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Australian iron ore prices for export to China have fallen sharply from their summer highs as the country curbs steel output.
Economy

Iron ore sinks as market readies for post-congress China

Beijing's aggressive curbing of steel production spooks speculators

TOKYO -- Iron ore prices are turning lower again, after a brief summer rally, with investors unnerved by China's aggressive moves to curb steel production.

Prices rose this summer on expectations that demand for steel construction materials would grow, thanks to Chinese infrastructure investment. But the government has decided to begin restricting steel production in November, a month earlier than usual, dashing the hopes of investors with long positions.

With China's economic outlook murky ahead of the Communist Party's twice-a-decade national congress later this month, the iron ore market is pointing to weaker domestic demand. The spot price for benchmark Australian ore with 62% iron content for delivery to China sank to $61.20 per ton on Oct. 5, a three-month low. It may be headed toward the low for the year, $53, logged in mid-June.

Solid or soft

Iron ore prices surged to the upper-$78 range in late August, and seemed poised to test their February high of $94.50. The summer run-up was driven by speculation that the Chinese government would  increase infrastructure spending to stoke economic growth before this fall's party conference.

But Beijing did not follow the script.

Every year, the government reins in steel production in winter, when China's air pollution becomes acute. Authorities typically impose cuts on steel production from December through February. This year, however, they opted to curb output starting in November in 26 major cities, including Beijing, and to keep the restrictions in place through March 2018.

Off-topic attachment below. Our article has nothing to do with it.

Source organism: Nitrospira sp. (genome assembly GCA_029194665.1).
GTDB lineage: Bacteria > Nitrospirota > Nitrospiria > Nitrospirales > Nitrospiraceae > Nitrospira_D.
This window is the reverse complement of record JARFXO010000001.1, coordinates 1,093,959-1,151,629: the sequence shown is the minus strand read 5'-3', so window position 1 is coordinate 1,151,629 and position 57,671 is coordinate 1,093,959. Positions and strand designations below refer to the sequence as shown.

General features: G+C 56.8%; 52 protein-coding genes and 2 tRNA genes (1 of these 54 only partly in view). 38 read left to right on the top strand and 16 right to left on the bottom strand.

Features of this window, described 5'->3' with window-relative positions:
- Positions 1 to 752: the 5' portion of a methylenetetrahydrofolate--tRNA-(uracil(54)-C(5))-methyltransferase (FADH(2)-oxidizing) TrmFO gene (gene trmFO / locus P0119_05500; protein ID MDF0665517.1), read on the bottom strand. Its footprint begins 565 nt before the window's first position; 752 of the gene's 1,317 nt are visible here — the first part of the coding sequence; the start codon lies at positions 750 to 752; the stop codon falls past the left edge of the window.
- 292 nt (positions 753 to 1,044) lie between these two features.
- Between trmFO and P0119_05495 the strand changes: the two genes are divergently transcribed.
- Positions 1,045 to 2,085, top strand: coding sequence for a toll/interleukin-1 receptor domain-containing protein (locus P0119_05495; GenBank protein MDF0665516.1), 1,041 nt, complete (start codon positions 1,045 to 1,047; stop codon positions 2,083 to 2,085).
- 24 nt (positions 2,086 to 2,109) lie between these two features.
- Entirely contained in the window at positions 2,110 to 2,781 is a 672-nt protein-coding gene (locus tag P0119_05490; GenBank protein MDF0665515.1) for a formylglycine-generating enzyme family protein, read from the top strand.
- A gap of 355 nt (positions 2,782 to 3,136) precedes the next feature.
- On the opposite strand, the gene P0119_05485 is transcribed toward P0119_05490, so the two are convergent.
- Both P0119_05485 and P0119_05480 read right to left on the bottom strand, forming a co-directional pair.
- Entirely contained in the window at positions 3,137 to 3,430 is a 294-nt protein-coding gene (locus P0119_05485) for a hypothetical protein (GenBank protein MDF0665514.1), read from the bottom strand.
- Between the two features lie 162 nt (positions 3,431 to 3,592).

The prolonged squeeze also seems intended to deflate a nascent housing market bubble. Some inland cities, including Nanchang, Xi'an and Chongqing, are taking steps to tighten controls on house purchases. In addition to restrictions on purchases of second homes, these cities introduced in late September a new system to restrict the sale of houses within two to five years after purchase.

Year-on-year growth in home sales has been slowing, declining from 26.2% in June to 4.7% in July and 3.4% in August, the smallest increase since March 2015.

"There is a good chance that housing sales in China will start posting year-on-year declines by the end of 2017," said Haku Houshou, chief researcher at Hamagin Research Institute, an affiliate of Bank of Yokohama.

In Tangshan, an industrial city in China's northeastern Hebei Province and a major steel production hub, output curbs have been in place since September. In Handan, also in Hebei Province, and in Zhengzhou, in the central province of Henan, a 50% cut starts in October and is expected to run through March next year.

The early output cuts prodded many speculators into unwinding their positions, said Eli Owaki, an economist at Nomura Securities.

Beijing, which is struggling with worsening air pollution, has banned public works such as road construction in some parts of the city for five months, starting in November.

President Xi Jinping's government will start its second term after the party convention. It is expected to continue to try to hold the financial services industry and some other sectors in check.

While some forecasters, including ABN Amro, a Dutch bank, are predicting the government will not take actions that risk a serious drag on China's economy, the consensus view among economists is that the second half of 2017 will show a slowdown.

A survey by Nikkei Quick News and Nikkei Inc. found the average forecast among China economists was for 6.7% growth in gross domestic product in the July-September quarter, down from 6.9% in the first and second quarters of the year. For all of 2017, the average prediction is for 6.8% growth.

That points to a cooler iron ore market for the time being.

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